Reference and symbol in Plato's Cratylus and kuukai's Shojijissogi

T.P.Kasulis
Philosophy East and West
Vol. 32:4 (October 1982)
PP.393-405
The University of Hawaii Press
(C) by University of Hawaii Press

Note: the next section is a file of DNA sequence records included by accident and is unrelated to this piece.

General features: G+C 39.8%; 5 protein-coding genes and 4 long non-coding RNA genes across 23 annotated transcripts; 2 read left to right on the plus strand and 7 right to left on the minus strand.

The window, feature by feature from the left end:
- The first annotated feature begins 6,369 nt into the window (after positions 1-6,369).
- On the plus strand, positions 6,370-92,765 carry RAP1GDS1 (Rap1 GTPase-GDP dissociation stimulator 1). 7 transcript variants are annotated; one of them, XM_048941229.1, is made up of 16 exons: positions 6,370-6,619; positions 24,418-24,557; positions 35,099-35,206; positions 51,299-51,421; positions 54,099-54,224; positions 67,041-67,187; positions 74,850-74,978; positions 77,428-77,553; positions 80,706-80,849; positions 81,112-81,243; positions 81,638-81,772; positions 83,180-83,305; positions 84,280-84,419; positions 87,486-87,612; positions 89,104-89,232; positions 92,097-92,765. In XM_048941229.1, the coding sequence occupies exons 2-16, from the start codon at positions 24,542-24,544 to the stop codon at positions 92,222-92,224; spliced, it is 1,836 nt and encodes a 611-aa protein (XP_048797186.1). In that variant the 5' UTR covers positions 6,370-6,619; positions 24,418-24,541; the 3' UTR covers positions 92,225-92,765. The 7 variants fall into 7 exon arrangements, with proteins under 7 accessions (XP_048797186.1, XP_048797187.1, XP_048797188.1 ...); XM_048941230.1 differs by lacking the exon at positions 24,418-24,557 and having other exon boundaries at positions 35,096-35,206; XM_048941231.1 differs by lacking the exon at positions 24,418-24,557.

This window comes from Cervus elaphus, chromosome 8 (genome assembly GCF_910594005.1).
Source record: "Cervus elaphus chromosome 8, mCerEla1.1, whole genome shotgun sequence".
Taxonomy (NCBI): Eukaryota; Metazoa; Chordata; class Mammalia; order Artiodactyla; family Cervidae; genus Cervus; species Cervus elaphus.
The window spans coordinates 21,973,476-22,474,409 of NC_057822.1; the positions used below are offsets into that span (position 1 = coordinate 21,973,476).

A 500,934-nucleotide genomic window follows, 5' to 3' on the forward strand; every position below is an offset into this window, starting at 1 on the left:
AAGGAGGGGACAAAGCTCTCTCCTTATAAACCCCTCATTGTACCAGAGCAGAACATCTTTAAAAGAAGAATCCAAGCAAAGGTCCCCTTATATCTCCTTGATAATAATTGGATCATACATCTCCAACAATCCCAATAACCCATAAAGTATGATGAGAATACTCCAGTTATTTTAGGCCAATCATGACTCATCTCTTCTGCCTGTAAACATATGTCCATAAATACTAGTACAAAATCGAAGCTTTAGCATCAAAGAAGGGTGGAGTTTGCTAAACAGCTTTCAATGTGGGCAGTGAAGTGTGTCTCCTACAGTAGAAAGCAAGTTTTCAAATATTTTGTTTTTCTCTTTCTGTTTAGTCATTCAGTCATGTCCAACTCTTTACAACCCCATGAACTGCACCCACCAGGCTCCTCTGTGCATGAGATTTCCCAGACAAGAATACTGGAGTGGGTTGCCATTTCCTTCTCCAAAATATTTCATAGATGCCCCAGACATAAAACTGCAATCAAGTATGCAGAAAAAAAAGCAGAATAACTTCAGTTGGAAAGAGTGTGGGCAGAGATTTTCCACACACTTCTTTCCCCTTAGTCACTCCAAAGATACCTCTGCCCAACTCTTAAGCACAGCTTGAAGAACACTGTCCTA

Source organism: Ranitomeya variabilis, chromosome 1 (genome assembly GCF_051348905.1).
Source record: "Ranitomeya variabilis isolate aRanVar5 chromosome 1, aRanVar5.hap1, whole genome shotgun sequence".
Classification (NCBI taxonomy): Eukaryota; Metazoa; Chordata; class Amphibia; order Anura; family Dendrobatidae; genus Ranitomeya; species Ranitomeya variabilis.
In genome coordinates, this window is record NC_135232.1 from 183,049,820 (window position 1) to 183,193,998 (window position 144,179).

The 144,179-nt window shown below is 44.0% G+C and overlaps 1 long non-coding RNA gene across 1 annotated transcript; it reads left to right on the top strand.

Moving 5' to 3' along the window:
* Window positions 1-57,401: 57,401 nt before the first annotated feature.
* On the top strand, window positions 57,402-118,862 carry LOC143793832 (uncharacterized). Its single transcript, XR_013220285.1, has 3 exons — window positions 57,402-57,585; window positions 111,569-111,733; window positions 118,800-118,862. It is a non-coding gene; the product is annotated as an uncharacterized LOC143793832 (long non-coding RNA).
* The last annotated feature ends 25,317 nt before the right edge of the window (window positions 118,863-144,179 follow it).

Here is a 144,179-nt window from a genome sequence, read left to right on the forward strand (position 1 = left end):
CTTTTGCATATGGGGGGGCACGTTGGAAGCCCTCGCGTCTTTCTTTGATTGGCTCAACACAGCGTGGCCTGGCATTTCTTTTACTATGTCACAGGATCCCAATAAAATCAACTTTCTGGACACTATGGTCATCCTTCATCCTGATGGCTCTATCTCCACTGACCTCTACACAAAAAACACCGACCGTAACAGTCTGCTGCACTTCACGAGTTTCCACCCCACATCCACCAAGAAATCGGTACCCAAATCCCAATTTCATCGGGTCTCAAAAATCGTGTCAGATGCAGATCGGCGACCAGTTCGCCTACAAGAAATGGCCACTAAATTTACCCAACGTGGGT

P.393 Early in its development, a philosophical tradition will consider the nature of language, for language is, after all, the medium of philosophical express- ion. To be truly philosophical, an inquiry must have a least a rudimentary theory about the relationship between words and nonlinguistic reality. This does not mean that every cultural tradition will make the same initial decision about this relationship. We only require that a preliminary theory of language be logically consistent and a reasonable reflection of at least some aspect of language as used in everyday life. This paper examines the pioneering Western and Japanese philosophies of language as presented in Plato's Cratylus and Kuukai's Shojijis sogi(a) (The Significance of Sound-word-reality). We will find similar questions asked in these two works, as well as dissimilar answers.The comparisons and contrasts will suggest some general observations about the nature of comparative philosophy. Both Platoand Kuukai inquire into the origin, function, and truth of language.The Cratylus and Sound-word-reality are ground-breaking efforts that emerge out of and go beyond a prephilosophical view of language. In most ancient cultures, words are generally believed to have a creative, magical power. In fact, the ancient assumption is often that things exist through speech.In Genesis,for example, God says "let there be light" as part of his creation of light. Since God was the only conscious being at that time, his speech can hardly be regarded as communicative. It displays rather a performative, creative power. The opening of the Gospel of John also refers to the divinity,timeless- ness, and creative force of the World. In fact, the Gospel tells us, the word is God. Similarly, India's earliest philosophical-religious text, the .RgVeda, refers to sacred speech(vaac)as a supreme principle or deity of sustenance. The text says, for example, that it is through vaac that we eat (see X.125.4). In China, the first chapter of the Tao Te Ching claims the nameless to be the beginning of the cosmos at large, but it is the named which is the mother of the variegated universe of things. Such examples could be multiplied almost endlessly, but the point is merely to recognize this archaic view as constituting, to a large extent, the tradition both Plato and Kuukai tried to supersede. Both figures tried to go beyond the simply magical into the philosophical. This consideration of the prephilosophical view of language reminds us that Plato and Kuukai lived in worlds very different from our own. Their cultures were still very much imbued with shamanism, ritual, oracular pronouncements, divination, and frenzied in cantations. Even Socrates,a hero of Western rationa- lism,supposedly initiated his philosophical quest in response to a pronouncement P.394 from Delphi and, to his dying days, believed in the advice of a guardian spirit (daimoon). Cognizant of this difference in worldviews, we should not expect too much of our philosophical pioneers.In reading an ancient philosophical text, we sometimes feel it stops just when it approaches the key issue and it leaves the most critical point unargued. But that is partly an indication of the greatness of the work seminal treatises lead us to the questions we ask today.We can hardly expect an ancient classic to answer our questions, since its answers are what generated our questions. In short,we must view Plato and Kuukai with both reverence and tolerance. Our cross-cultural comparison will begin with a brief synopsis of the two works under consideration. Since the Cratylus is more familiar to most Western readers, we will start with it.Before discussing any details, however, we should first make a general observation about its general subject matter. The main topic of the dialogue is the nature of language. Today, such a philosophical discussion would involve an analysis of word, meaning, and reference. To the extent the Cratylus inquires into the connection between names and the things to which they refer, the discussion is modern.The conversants in the ancient dialogue are also interested, however, in the origin of language. The dialogue assumes that in order to understand the relationship between the name and the named, one must also understand how that relationship could come about. For most of us today, the origin of language is hardly a philosophical issue. We are only too happy to leave the question to linguists and philologists (who also, as a matter of fact, prefer not to deal with it). Yet,insofar as we develop a philosophy of language,we implicitly take a metaphysical, if not a historical, position on origination. That is, in our concern for what language can be used to accomplish, we often reflect assumptions about why or how language came into being in the first place. Wilbur Marshall Urban expresses this point well: It is often maintained that origins do not affect validity, but notoriously they do and nowhere more clearly than in this sphere of language.It is, as we have seen, almost universally assumed that what speech was originally made for determines in some significant way what it is capable of doing now...In any case, to revert to our primary question, historical origins may not affect values, but metaphysical concepts of ultimate origin certainly do.(1) Bearing in mind this comment on the metaphysical origins of language,we will pay special attention to the metaphysical positions underlying Plato's and, later, Kuukai's views of language. II In the Platonic dialogue,Socrates tries to delineate a middle position between the views of Cratylus and Hermogenes. Hermogenes takes the stand of many sophists: names or words are merely conventions, lacking any nonarbitrary basis. Thus, any word whatsoever may be used to refer to a thing as long as one establishes a convention in doing so. This conventionalism probably arose out of P.395 the awareness that different languages use different words to refer to the same thing. This fact was well known to the cosmopolitan Greeks who were in contact with foreign lands through trade,travel,and military operations.The problem with Hermogenes'interpretation, however, is that it leads to a radical relativism and leaves open the possibility for completely private languages. Plato has Socrates respond that although the phonetic form of a word may vary cross-culturally, the meaning of the word is not arbitrary.The meaningfulness of a word is judged by how well it serves us in actual use;the succession of sounds used in pronouncing the word is not important. Plato's basic model is that our experience yields (or, more technically, reminds us of) formal patterns of mean- ing to which we refer through a conventionally approved sequence of sounds. Although we may say "dog" and Germans say "der Hund," the idea expressed is universal.To speak falsely is to apply that idea to a wrong referent-a cat,for example.According to Plato, pronunciation may be conventional,but meaning and reference are not at all arbitrary. Cratylus, on the other hand,is a disciple of Heraclitus. As such, he holds two seemingly imcompa- tible opinions. On the one hand, he maintains the inherent rightness of names.He audaciously informs Hermogenes, for example, that "Hermogenes"cannot be his true name, even though everyone knows him as such. Why? Because he is no son of Hermes (the etymological derivation of the name). Cratylus is reticent to say whence the appropriateness of names is derived, so Hermogenes accuses him of oracular obscurity.That there is some inherent, unanalyzed structure in words is probably a reflection of Heraclitus' doctrine of logos.On the other hand, Heracliteans also maintain that the physical world is in constant transformaton. Insofar as words refer to things and things are in flux, words must also be continuously changing.Ultimately,this position leads to ineffability. Aristotle informs us (Metaphysics, 1010a) that Cratylus eventually disdained to speak in words at all and communicated only through gestures. Fortunately, for the purposes of Plato's dialogue, he had not yet reached this extreme position. In responding to Cratylus, Socrates again leads us in the direction of the Platonic theory. That is, words do not refer to the ever-changing objects of sense experience,but rather to the permanent objects of reason,the realm of forms or ideas. Whereas every particular dog may undergo changes, the idea of dog is constant.The world of flux is real-the senses observe it and we learn (remember) from our contact with it-but it is ultimately grounded in something permanent, the true referent of words, that is,the forms. Both Cratylus'pre-Socratic and Hermogenes'sophistic position are at least proto-philosophical, but is there any evidence of the prephilosophical understanding of language we discussed above? It is so interwoven into the dialogue that we might have overlooked it were we not already sensitive to it.First, we find several references to the oracular. At the opening of the dialogue, Hermogenes is frustrated with Cratylus' mysticism and Socrates is invited to interpret Cratylus' P.396 "oracular" speech (384a).This,I believe,is a clue to the purpose of the entire dialogue:Socrates will ex- plain and,therefore,supersede the primitive religious view of language. Throughout the dialogue, Plato reminds us that Socrates is taking the role formerly held by priests and priestesses. Once by Hermogenes (396d) and once by Cratylus (428c), Socrates is said to be divinely inspired. In fact, when Socrates whizzes through a series of etymologies for the names of gods and heroes, he himself is taken aback and wonders if his soul has been spiritually captured by the speeches of Euthyphro (396d).In short, Socrates can be an oracle, but he can do more-he can be a philosopher. The transcendence of the primitive religious view of language is also reinforced by Socrates'treatment of the thesis that the first naming was of divine origin.He mentions the thesis twice, once in talking with Hermogenes(425d) and once with Cratylus (472c). In neither case does he deny or argue against divine origin.Rather,he points out that the thesis does not help him ansewer the questions with which he is con- cerned. The religious view of the origin of language is not so much wrong as irrelevant. In short, Plato has Socrates bracket the ancient religious point of view.It is simply outside the concern of philosophy. The divine, symbolic, evocative, and participative aspects of language were left to religion.Philosophy would concern itself primarily with reference, that is, the proper way of making words name things.As we shall now see, Kuukai made a significantly different move in the Japanese tradition. III Kuukai (or Kooboo Daishi(b)) (A.D.774-835) is one of the pillars of Japanese culture. He has left us with a set of extraordinary treatises, poems, examples of calligraphy, and legends of superhuman feats(such as curing plagues and carving wooden buddha-images that would not burn). Traditionally considered to be the designer of the Japanese syllabary writing systems (kana),he was the founder of the first public school in Japan. He lived in a critical period for the dev- elopment of Japanese civilization (compared with its Asian mainland neighbors, Japanese culture evolved very late) and he is credited with synthesizing folk religion and Buddhist doctrine through his esoteric or tantric form of Buddhism, Shingonshuu(c) ("true word" or "mantra" school). As Plato could draw upon the prephilosophical, the sophistic, and the pre-Socratic traditions, Kuukai's thought grew out of the Japanese prephilosophical and mainland Buddhist traditions. Like Plato's Greece, Kuukai's Japan was emerging from a mythical, magical, archaic world view. Magical rites and incantations (kotodama(d))were still ubiquitous,not only in rural areas,but in the capital of Kyoto (Heian)itself. The country was filled with kami(e), a sacred presence that could take the form of a person, animal, place, or natural object. The mountains were the retreats for mystical priests (yamabushi(f)) who praticed a strange form of religion that mixed indigenous, so- called Shintoo practices and P.397 ideas with Buddhist texts and doctrines imported from China and Korea,a spiritual movement that would even- tually take from as shugendoo(g).Meanwhile,the court (in the process of moving from Nara to Kyoto) was a mimicry of high Chinese society. The Confucian and Taoist classics were studied, as much for reading practice as to assimilate wisdom, and the six Nara schools of Buddhism were strongly represented in aristocratic circles. Buddhism was, however, still viewed primarily as an exotic, foreign presence. With its marvelous temples, images, scriptures, and rituals, Buddhism was a repositorye of culture and even a political force, but is was not really a source of religious or philosophical inspiration. Kuukai would be a major factor in the Japanization of Buddhism. Like Plato's Greece, Kuukai's Japan was ready to move beyond the imaginative understanding associated with myth to the rational understanding associated with philosophy.The new feeling was that ideas should be grounded in experience and justified through argu- ment. Still, the differences between ancient Greece and ancient Japan were vast.The Athenian world was cosmopolitan, sophisticated in its relativism,moving toward individualism, and even playing with the notion of democracy. Japan, on the other hand, was isolated, afraid of invasion, and in need of a national identity based on a spiritual mandate. Given his cultural setting, it is not surprising that Plato wished to separate philosophy from religion. In such a cosmopolitan context, one would like to find a universally agreed upon basis for truth.For such a situation,individualism rather than collectivism, empiricism rather than intuition, science rather than poetry would better serve one's purposes. When we look at Plato's break with religion from this perspective, Aristotle is his natural successor. In Aristotle's writings the split is so complete that the prephilosophical religious elements of Greek society are seldom, if ever, visible. If Plato were to write a history of philosophy, he might have started with the Delphic oracle's pronouncement to know oneself or perhaps Hesiod's view of the gods as following cosmic principles. Aristotle,of course,though of philosophy as starting with Thales' materialism. In Kuukai's context, however, the need was to synthesize the religious and the philosophical. The indigenous Japanese attitudes had to be explained and defended in terms of the sophisticated Buddhist terminology and methodology brought from China, Korea, and ul- timately India. Kuukai struggled with,and eventually mastered,the arguments,perspectives, and insights of more than a millenium of Buddhist philosophy. At the same time, he remembered his Japanese heritage, his spiritual debt to the mystical yamabushi. Naked int the snowy mountain recesses of Japan, Kuukai had chanted his incantations. He had learned firsthand the psychophysical, as well as spiritual, power of words(kotodama). When he encountered the teachings and practices of esoteric Buddhism in China,he found the vehicle for integrating the prephilosophical religious P.398 dynamism of Japanese spirituality with the intricate logic and conceptual clarity of Buddhism. Not surprsingly, then, Kuukai developed a philosophy primarily concerned with those aspects of language that Plato had bracketed out from his discussion: the sacred, symbolic, evocative, and participative. Kuukai's theories are extraordinarily complex, but if we know the type of language use in which he was most interested,his view of language can be summarized relatively easily. Kuukai's paradigm of language is the mantra, a speech-act with which most Westerners have had little personal experience.Nevertheless, by considering the following examples, we can see how Kuukai's analysis relates to certain linguistic ex- periences we have all had. Leaving the college library, I stop at the check out desk, opening my briefcase for the attendant. He shifts through my papers a little and I say, "These are only my own books." "I see," he says and off I go. Opening the door into the late afternoon air, the cold strikes me in the face and I feel a shiver up my spine as I let out a "Grr!" Briskly walking across the campus, I pass a man carrying a little three or four year old on his shoulders. They are reciting "The Night Before Christmas" to the cadence of the father's strides. The father obviously enunciates the words more clearly than the child, but the child bobs up and down at the rhythm of the poem, smiling, saying loudly the last rhyming word of each line: "T'was the night before Christmas and all through the house, not a creature was stirring, not even a mouse." When I get home, no one else is there. I sit quietly, gazing at the last glimmer of twilight barely illuminating the dark rug. Reminded of an experiment suggested by Edgar Allan Poe, I continue the gaze, intoning over and over slowly, in a low voice, the world"Gloom.Gloom.Gloom." In this little scenario, we have five utterances, each different in kind from the rest. Let us briefly consider them in turn. (i) "These are only my own books." This sentences is in a propositional form and its purpose is to relay information to the attendant. If my words "correspond" to the actual state of affairs, my statement is "true." This referential statement is of the kind Plato's theory of language in the Cratylus addresses. (ii) "I see." The literal utterance notwithstanding, this is not a statement about the attendant's visual acuity. In fact, the attendant is informing me that he has understood my comment, has made a cursory check, and is inclined to believe me. Furthermore, he is giving me permission to leave unmolested. To this extent, the utterance has performative force as well as pro- positional or locutionary meaning(following Austin's distinction).The performative aspect is not included in the discussions within the Cratylus, but we could supplement Plato's theory of language fairly easily if we wished.There is nothing in what Plato said that excludes performatives from possible consideration. P.399 (iii) "Grr!" This exclamatory utterance is obviously not refer- rential. It seems almost a physiolgical response to the cold; it is as if the body were somehow speaking itself, or even that the experience of the cold were speaking through the body. Although such speech acts are common, the Western tradition has generally not found them to be of any particular philosophical interest. For someone like Kuukai who takes the mantra to be the paradigm of language, however, such utterances require further analysis and philosophical attention. First,we should note that the expression"Grr! "was learned. Let us consider a related example. If I am punched in the stomach, I might let out an "aggh!" and it is equally likely that a Japanese, under similar circumstances, would do the same. If I stub my toe, however, I might yell"ouch! " but, strangely enough, ouch is an English word not found in the Japanese language. In such a case, a Japanese would more likely say"itti! "Whereas the "aggh! "was a purely physiological wxpulsion of air, the "ouch! "and the "ittai! " are culture-bound expressions. Such words, of course, have no referent so their usage cannot be learned through ostension, but rather through mimicing the verbal exclamations of other people in the society. Futhermore, lacking reference, such word may be said to have no precisemeaning at all, yet they do have a correct and incorrect use. We would want to say, for example, that someone touching a hot stove and yelling"Grr!" is not speaking standard English. Second, in an utterance like "Grr!", there is a melding of the mental, physical, and verbal. Its use is almost a conditioned response.The somatic and the mental, the phonetic and semantic are interfused. From a physiological standpoint, the " Grr! " is somehow more effectively confronting the cold than "Humph" would be, for example. (In both the "ouch!" and the "ittai!", we may note, there is a similar abruptness and sharpness in the actual sounds of the words. It seems that the sequence of sounds forming the utterance of the word is not completely arbitrary). Third, situated halfway between physiologically determined sounds and words with culturally defined meanings, expressions like "Grr!" may serve as a clue to understanding the origin of language. Specifically, if such expressions are taken to be somehow paradigmatic of the most primitive form of language, then a theory (metaphysical or historical) about the origin of language should, following our previous point,meld the mental, physical, and verbal in some fundamental way.As we shall see,this is what Kuukai's theory tries to do. (iv) "T' was the night before Christmas and all through the house. Not a creature was stirring , not even a mouse. Speaking also involves the enjoyment of,and parti- cipation in,sound itself.Children learn nursery rhymes long before they understand their meaning. In our P.400 scenario,the father realizes that if he wants his child to stop complaining about the cold, the chanting of the poem might help. Not only is the child's mind no longer preoccupied with the cold, but the rhythmic movement and forceful exhalation of breath increase circulation.More importantly,the very resonance of words,particularly if they are expressed sonorously or with stylistic sensitivity to euphony, has an uplifting effect on the listener. In the West, this phenomenon is sometimes discussed in terms of rhetoric or in studies of the rituals of primitive cultures, but seldom does this characteristic of speech enter into philosophical forums per se. In Kuukai's philosophy of language, however, the power of sound is very important. The grunt of the weightlifter,the quiet voice that soothes a distraught baby, the "Geronimo!" of a parachutist,and the "ai!" of a martial arts specialist all attest to the everyday importance of phonic forces.Kuukai would say that to think of words independently of their sounds is to rationalize away the somatic physicality of language. In its most primary form, language is speech and speech involves the movement of the body and the vibration of air. (v) "Gloom.Gloom.Gloom." The point of Edgar Allan Poe's word experiment is to demonstrate that under the right conditions, a word can evoke the psychological state to which the word refers. A more complex example is this: "A green mountain, the peak of which is enshrouded with a royal blue cloud glittering with golden specks, is what you are now thinking about." Here we have a proposition about a psychological state that is true upon your hearing or reading it. As noted already, the idea that words can bring things into being is a major premise of what was called the prephilosophical understanding of language. Yet, Plato overlooks the potential importance of such utterances.In discussing the matching of words to things, he implicitly assumes that the existence of the things precedes the existence of words. This brings us to the basic distinction between Plato and Kuukai. It is misleading to say that Plato and Kuukai simply have different theories of language. Rather, they disagree on what usage of language is paradigmatic for understanding the basis or origin of language. It is this decision, which precedes their theorizing, that determines the divergence between their theories. In the most brief terms, we can say that the Platonic theory of language is descriptive of referential language use, that is, utterances in which the referent of the word preexists the naming of it. Nonlinguistic reality is already there and language indicates it in a way that has practical utility. Such a theory of language assumes that reality has a structure independent of human conciousness and that the origin of language is pragmatic. Kuukai's theory of language, on the other hand, is descriptive of symbolic language use, that is, utterances in which the referent and word are ontologically intertwined. The being of one depends on, or is at least enriched by, the other. Thus, reality expresses itself in language (as in the Grr!") and language evokes reality (as in the Gloom!"). With these prefatory remarks P.401 in mind, we can now succinctly state the main thesis of Kuukai's theory of language as developed in sound-word-reality. According to Kuukai's theory, there is no sharp distinction, on the ontological level, between the mental,physical,and verbal.Kuukai calls these three inter-penetrating realms the three mysteries or intimacies (mitsu(h)). They are mysteries insofar as they can be intimately, directly experienced but not expressed in language. Rather, it is more accurate to say that they are expressed as language. Since the body, mind, and speech interpenetrate, they must have a common structural element. Kuukai calls this common factor Kyo(i)-resonance or vibration.Like all Buddhists, Kuukai maintains that there are no per- manent, unchanging substances. Like the Heraclitean, the Buddhist maintains that all is impermanence, all is in a state of flux. What we superficially take to be independently existing entities are understood, upon closer examination, to be processes dependent on other processes. (Whitehead's concresence of actual entities has been compared to this Buddhist concept.) Since everything is a process,it is really vibrating, ever-changing. What is the operation of these vibrations? Sounds. The collections of sounds make words.To what do words refer? To reality. What is reality? Vibrations. Thus, the circle is closed. Reality (the Dharmakaaya personified as Dainichi(j) )expresses itself to itself for itself. We can now see how our examples of symbolic language can be understood in Kuukai's terms. In the "Grr!" experience, there is no sharp experiential distinction among the physiological, psychological, and verbal. For the child reciting the "Night Before Christmas," what the rhyme "means" is ultimately the rhyme itself. In the word experiment with "gloom," where is the gloom? Is it the state of mind? the word? the physical ambiance of the room? The intuited resonance of the three constitutes the gloom. We may also note how Kuukai's theory can be used to support the Heracliteans.The world is in flux, so words, as indicators of reality, must also be in flux.For example,a dog is not exactly the same today as yesterday. Does that mean we can no longer use the same word to refer to it? No, the word "dog" may still be used, but the saying of the word is different. The uttering of a word is itself a vibration. As such, it is as much a part of the physical world as is the dog. To speak is itself a process-physical as well as mental. The word "dog" is, in fact, never pronounced exactly the same way twice. Furthermore, how we say the word at any given time reflects, in part, the situation in which we use the word. This situation includes the way in which the particular dog has changed. Consider the example of seeing your friend's son, Jimmy, after having not seen him in five years. "Jimmy?" you say. This is obviously not the intonation you used when you called him by name five years earlier. From Kuukai's perspective, the name cannot be separated from the saying of the name.Hence,the change in your saying of the name reflects, in part, the change in Jimmy. In short, Kuukai would not accept the analysis that we are using the same name (that is, the same naming) to refer to a different (that is, changed) entity. P.402 Thus far, we have discussedthe metaphysics of Kuukai's position. But how does kuukai know his interpretation to be true? He claims experiential verification, not only in the universal kinds of experience already noted, but more explicitly and less ambiguously in the special practices of Shingon Buddhism. One comes into intimate awareness of the unity behind the physical, verbal, and mental by three means: by penetrating to the base of physical action (mudras), of speech (mantras), and of though (meditation on the mandalas). In each instance, ritual establishes a special context such that one becomes more directly avare of the pure act (which is physical-mental-verbal).Through the pure act, one is aware of the fundamental vibrations constituting the universe.In linguistic terms,these are the five seed mantras-A, Va, Ra, Ha,Kha-out of which language itself is said to arise.Obviously, we cannot derive every word in every language from these five syllables,but this is because uttering these mantras in meditation is what makes them seed mantras. More precisely, through the mantric practice, one knows directly the "true words" (shingon(K))which are in- audible to ordinary hearing.These true words are the resonances of the five elements constituting the entire universe.To modernize the vocabulary a bit,we may say these represent the basic verbal-mental- physical energy states ordering the universe. On the macrocosmic level,we discover these as the integrated phenomenon Kuukai calls sound-word-reality. For Kuukai,then,the ultimate basis of language is not merely linguistic,since it is also psychological and physical. In the Cratylus there is a search for the smallest meaningful building block of language. Since the dialogue assumes this must be a linguistic unit, Socrates speculates whether individual letters have meaning. This hypothesis is obviously untenable and by the time of Aristotle, it is assumed that the word is the smallest unit of meaning (see De Interpretatione, 16a). But what would Heraclitus have said about this? Some commentators interpret his term logos from a verbal point of view (logos as word), some from a psychological point of view (logos as conceptual meaning), and some from a metaphysical point of view (logos as the structure of natural world). Obviously, if Kuukai were to interpret logos, he would have said it was all three.Again we note that if Kuukai's position had been available to Cratylus, the Heraclitean position might have been formulated in a way that would elude Socrates' criticisms. iv We may stand back from our comparison and, in light of it, make some generalities about comparative phi- losophy. We note first of all that questions raised in Cratylus and sound-word-reality are remarkably similar: What is the basis of language and what is the relationship between words and things? Our discussion of Kuukai's position paralleled the issue in Cratylus so well that we can imagine Kuukai as a participant in the dialogue; he would have defended Cratylus' Heracliteanism, for example. The parallel concerns in Plato and Kuukai are P.403 striking,and it would be difficult to find any other such examples of philosophical affinity in comparisons taken from later Western and Japanese thinkers (at least until the emergence of self-conscious East-West dialogue in the past century). This is probably true for any comparison across cultures; the more dev- eloped the philosophical traditions, the less likelihood there is that their concerns will precisely match. This observation leads into our second consideration. In Plato's dialogue, Cratylus and his Heraclitean position lose the argument, lose in a way that Hermogenes and the sophistic tradition do not. Hermogenes' conventionalism is refuted certainly, but it is refuted according to ground rules that Hermogenes would accept, the standard of any sophistic disputation, namely, rational argument based in terminological clarification,analogies, and counter-esamples. Hermogenes becomes a Socratic con- vert and the Phaedo informs us that he was one of the inner circle present at Socrates' death. Cratylus' philosophical destiny, on the other hand, is not so bright. While he can recognize the cogency of Socrates'arguments, he also believes that Socrates has not sympathized with the fundamental vision behind Heraclitus' theory. It is not really the case that Socrates refutes Heracliteanism; rather, he excludes it. Cratylus is dealt out of the game, this new enterprise that the West will come to identify as philosophy. Indeed, the very last line of the dialogue is Cratylus' plea to Socrates that he consider these matters further. Socrates and Plato do not do so, at least not in the way that would make them more sympathetic to the Heraclitean position. Plato's disciple, Aristotle, subsequently makes the rift between religion and philosophy into a chasm. Both literally and symbolically, Cratylus' position is reduced to silent protest. In another millennium on the other side of the world in Japan, the opposite decision was made. Kuukai recognized the referential uses of language and even commented on them briefly in Sound-word- reality. For him, though, referential language is only relevant insofar as it leads one to the symbloic mode. In short, Kuukai does not reject the referntially based theory; he recognizes its validity. Yet, he does not find it philosophically interesting for his concerns. This attitude is much like Plato's treatment of the hypothesis that language has a sacred or divine origin-the issue is meaningful, but not germane to the issue at hand. What should we make of such a situation? Once two philosophical traditions radically diverge, compar- isons and contrasts will become increasingly difficult. Plato's decision about language has had a significant impact on Western thought. Perhaps not until Heidegger has the Heraclitean view of language ever been reconsidered seriously by a major Western philosopher. It can also be noted that when the metaphysical notion of logos was introduced into Christianity via the Fourth Gospel, we traditionally interpret this as a religious development, one contributing to the dominance of the religious over the philosophical. These "dark ages" prevailed until scholastic Aristotelianism resurrected philosophy in its classical form. The situation in Japan, especially in terms of the influence of Kuukai (and his kindred Trendai esotericist, Saichoo), was quite the opposite. The P.404 nature of the symbolic function, the unity of mind and body,and the inseparability of consciousness and matter became primary concerns for Japanese philosophy. Religion and philosophy were never sharply separated. Even Nishida, a twentieth-century philosopher very sympathetic to the West, believed the distinction between religion and philosophy to be, at best, superficial. The recognition of these historical tendencies often leads to the generaliza- tion that Japanese thinking is more aesthetic and Western thinking more logical or empirical. The assumption that people in different cultures actually think differently in some inherent way is untenable. If true, all translation would be imposs- ible, not merely difficult. Furthermore, how could we account for Japan's being the world's largest producer of steel, a world leader in electronics and optics, and the third largest producer of steel, a world leader in electronics and optics,and the third largest manufacturer of computers? Are those marks of a people who think aesthetically rather than logically? No, the difference among traditions derives not from variance in inherent thinking patterns, but from differences in what is thought about. A tradition which tends to focus on speech acts like "Grr!" rather than propositional, referen- tial speech is obviously going to sound aesthetic to us. But if we were discussing such experience, we would sound much the same. Conversely, when the Japanese found it relevant to mate logic and electronics, they developed computers that "think" just like ours. Perhaps this seems unfair. After all, when con- fronted with the same options, Plato did exclude the religious view of language whereas Kuukai did embrace it. Does this not indicate that even in the earliest stages of their intellectual traditions, Japan and the West had different philosophical inclinations? Not necessarily. As already noted, Plato's historical and social context was very different from Kuukai's. We have seen that, to a great extent, the decision as to what speech act should be considered paradigmatic depended on what the two philosophers found to be most relevant or philosophically interesting. It is not that logic alone led them inevitably to their conclusions. Their choices might well have been partly a reflec- tion of their times and places.Furthermore, we have the problem of the sociopolitical acceptance of ideas. Even if Kuukai had lived in ancient Athens and esta- blished a Heraclitean-Shingon school to rival Plato's Academy, would he have attracted Greece's best students(such as Arittotle)? If Plato had been in Japan, would his ideas have received the imperial patronage that Kuukai enjoyed? We cannot know the answers to these questions, of course. But it is at least imaginable that ideas dominate a tradition not only because they are rational and grounded in experience, but also because they are timely. In summation, there is no prima facie reason to abandon the hypothesis that the logical form of rationality is the same around the world. Rather, the divergence between cultures lies in the traditional concerns of rationality, and therefore, the experiences to which logic is applied. Human experience is too complex to be analyzed all at once. A tradition must be selective, choosing certain points to be examined first and others deferred until some later time. But P.405 once the initial topics are chosen, their complexity leads to ever further analysis and enrichment. New terms are developed and the answer to one question carries in its wake the beginnings of the next question. A tradition seldom has the leisure to return to those experiences initially bracketed from consideration. At the same time, in each culture certain forms of human experience come to be understood as being particularly profound or revealing. The experiences even become intensified as they are self-consciously named and analyzed. In short, each culture specializes, as it were, in the cultivation and analysis of particular human possibilities. This is why intellectual traditions diverge as much as they do. Plato and Kuukai, great individual thinkers and also products of their social conditions, recognized similar alternative interpretations of language. They chose diverging paths and, to a large extent, that choice has affected the disparate developments of the Western and Japanese traditions. Note 1. Wilbur Marshall Urban, Language and Reality (New York:Macmillan, 1939; reprinted 1961). pp.83-84 a 聲字實相義 b 空海(弘法大師) c 真言宗 d 言靈 e 神 f 山伏 g 修驗道 h 密 i 響 j 大日 k 真言